Advertisement

Biologia

, Volume 74, Issue 6, pp 691–694 | Cite as

Troglodytes troglodytes – probable destructor of eggs of Cinclus cinclus

  • Lucia HrčkováEmail author
  • Mária Balážová
  • Zlatica Országhová
  • Michal Baláž
Short Communication
  • 133 Downloads

Abstract

Interspecific or intraspecific destruction of eggs by other small bird species (Passeriformes) is a relatively rare behaviour. It is known from studies of several new world species from families Mimidae and Troglodytidae, but it has never been documented in the Eurasian wren (Troglodytes troglodytes). While studying the breeding biology of the white-throated dipper (Cinclus cinclus) in northern part of Central Slovakia, we documented seven events (frequency 1.8%) when Eurasian wren occupied a dipper’s nest during the breeding season. None of these breeding attempts by the dippers was successful. In all cases, the breeding pairs abandoned their nest. Except of these seven cases, we also found an abandoned nest (situated in the nest box under a bridge) with damaged eggs of the white-throated dipper. According to the intact nest bottom, we hypothesise that the nest was not predated. Here we probably describe the first case of egg destruction by the Eurasian wren in Europe.

Keywords

Cinclidae Competition Egg destruction Nest occupation Nest site shortage Troglodytidae 

Notes

Acknowledgements

We thank T. Flajs for field assistance, A. J. Billingham for language editing and two anonymous reviewers for valuable comments to the manuscript.

Funding

This Study was supported by Comenius University Grant (UK/358/2018).

Compliance with ethical standards

Our work was in accordance with the ethical standards and complied with laws of the Slovak republic.

Conflict of interest

All the authors listed have approved this manuscript and worked equally and there is no conflict of interest to publish this manuscript.

References

  1. Armstrong EA, Whitehouse HLK (1977) Behavioural adaptations of the wren (Troglodytes troglodytes). Biol Rev 52:235–294.  https://doi.org/10.1111/j.1469-185X.1977.tb01352.x CrossRefGoogle Scholar
  2. Baláž M, Hrčková L, Flajs T (2014) Nests of the Eurasian wren (Troglodytes troglodytes) in nests of the white-throated dipper (Cinclus cinclus). Tichodroma 26:67–70Google Scholar
  3. Belles-Islejs CJ, Picman J (1986) House wren nest-destroying behaviour. Condor 88:190–l93.  https://doi.org/10.2307/1368914 CrossRefGoogle Scholar
  4. Biermann GC, Robertson RJ (1981) An increase in parental investment during the breeding season. Anim Behav 29:487–489.  https://doi.org/10.1016/s0003-3472(81)80109-1 CrossRefGoogle Scholar
  5. Cramp S (1988) Birds of the western Palearctic. Oxford University PressGoogle Scholar
  6. Creutz G (1966) Die Wasseramsel (Cinclus cinclus) [The Dipper (Cinclus cinclus)]. Die Neue Brehm-Bucherei, A Ziemsen Verlag Wittenberg LutherstadtGoogle Scholar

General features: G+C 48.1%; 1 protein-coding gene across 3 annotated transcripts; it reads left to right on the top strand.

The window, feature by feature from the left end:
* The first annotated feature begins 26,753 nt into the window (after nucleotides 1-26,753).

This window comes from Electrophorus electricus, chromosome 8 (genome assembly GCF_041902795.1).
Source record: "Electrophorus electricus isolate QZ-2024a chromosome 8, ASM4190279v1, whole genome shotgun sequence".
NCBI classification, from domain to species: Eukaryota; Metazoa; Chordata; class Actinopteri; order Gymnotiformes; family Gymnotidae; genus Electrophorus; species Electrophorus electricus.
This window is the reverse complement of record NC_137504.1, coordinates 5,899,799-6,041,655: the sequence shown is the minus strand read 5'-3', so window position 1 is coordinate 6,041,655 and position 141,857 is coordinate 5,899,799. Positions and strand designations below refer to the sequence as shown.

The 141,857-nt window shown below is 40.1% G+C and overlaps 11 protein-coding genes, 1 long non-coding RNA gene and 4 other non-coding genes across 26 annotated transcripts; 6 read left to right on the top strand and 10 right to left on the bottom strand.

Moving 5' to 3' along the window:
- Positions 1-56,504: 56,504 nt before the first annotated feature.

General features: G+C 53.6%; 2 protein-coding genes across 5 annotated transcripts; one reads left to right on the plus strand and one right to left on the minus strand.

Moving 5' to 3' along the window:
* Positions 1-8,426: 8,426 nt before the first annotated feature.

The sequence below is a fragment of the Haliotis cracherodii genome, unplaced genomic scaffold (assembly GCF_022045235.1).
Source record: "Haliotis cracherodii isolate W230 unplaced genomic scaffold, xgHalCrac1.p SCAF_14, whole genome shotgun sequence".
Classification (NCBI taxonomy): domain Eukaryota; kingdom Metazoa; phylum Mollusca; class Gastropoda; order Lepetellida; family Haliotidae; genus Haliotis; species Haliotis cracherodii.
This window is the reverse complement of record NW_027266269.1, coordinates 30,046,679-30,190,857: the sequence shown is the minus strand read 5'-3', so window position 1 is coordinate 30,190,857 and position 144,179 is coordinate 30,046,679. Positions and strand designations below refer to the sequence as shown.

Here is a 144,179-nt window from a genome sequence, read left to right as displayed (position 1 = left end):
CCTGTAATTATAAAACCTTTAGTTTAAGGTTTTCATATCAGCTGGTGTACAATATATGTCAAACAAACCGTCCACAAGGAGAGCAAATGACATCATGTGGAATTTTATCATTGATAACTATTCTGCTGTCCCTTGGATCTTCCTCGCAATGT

7. D’Amico F (2004) Use of a mountain stream by river birds: abundance patterns and connectivity (gave d'Ossau; Pyrénées-Atlantiques; France). Alauda 72:173–185Google Scholar
  8. Dallmann M (1987) Der Zaunkönig: Troglodytes troglodytes [The Wren: Troglodytes troglodytes]. Die neue Brehm-Bucherei, Wittenberg LutherstadtGoogle Scholar
  9. Hoyo J, Elliott A, Christie D (2005) Handbook of the birds of the world. Volume 10. Lynx Edicions, BarcelonaGoogle Scholar
  10. Nightingale ANN, Melcer R (2013) Conspecific nest aggression of the pacific wren on Vancouver Island, British Columbia. Western Birds 44:56–64Google Scholar
  11. Picman J (1977) Destruction of eggs by the long-billed marsh wren (Telmatodytes ualustris palustris). Can J Zool 55:1914–1920  https://doi.org/10.1139/z77-245 CrossRefGoogle Scholar
  12. Pribil S, Picman J (1991) Why do house wrens destroy clutches of other birds: a support for the nest site competition hypothesis. Condor 93:184–185.  https://doi.org/10.2307/1368624 CrossRefGoogle Scholar
  13. Quinn MS, Holroyd GL (1989) Nestling and egg destruction by house wrens. Condor 91:206–207.  https://doi.org/10.2307/1368165 CrossRefGoogle Scholar
  14. Ricklefs RE (1969) An analysis of nesting mortality in birds. Smithson. Contrib Zool 9:1–48.  https://doi.org/10.5479/si.00810282.9 Google Scholar
  15. Sacher G (1980) Neststandorte und Bruterfolge beim Zaunkönig [The nest site and breeding success of the wren]. Thür Orn Mitt 26Google Scholar
  16. Santamarina J (1993) Feeding ecology of a vertebrate inhabiting a stream of NW Spain (Riobo; Ulla basin). Hydrobiologia 252:175–191.  https://doi.org/10.1007/bf00008154 CrossRefGoogle Scholar
  17. Simons LS, Simons LH (1990) Experimental studies of nest-destroying behaviour by cactus wrens. Condor 92:855–860.  https://doi.org/10.2307/1368721 CrossRefGoogle Scholar
  18. Tyler S, Ormerod S (1994) The dippers. T. and D. A. Poyster, LondonGoogle Scholar

Copyright information

© Institute of Zoology, Slovak Academy of Sciences 2019

Authors and Affiliations

  1. 1.Department of Zoology, Faculty of Natural SciencesComenius UniversityBratislavaSlovakia
  2. 2.Department of Biology and Ecology, Faculty of EducationCatholic UniversityRužomberokSlovakia

Personalised recommendations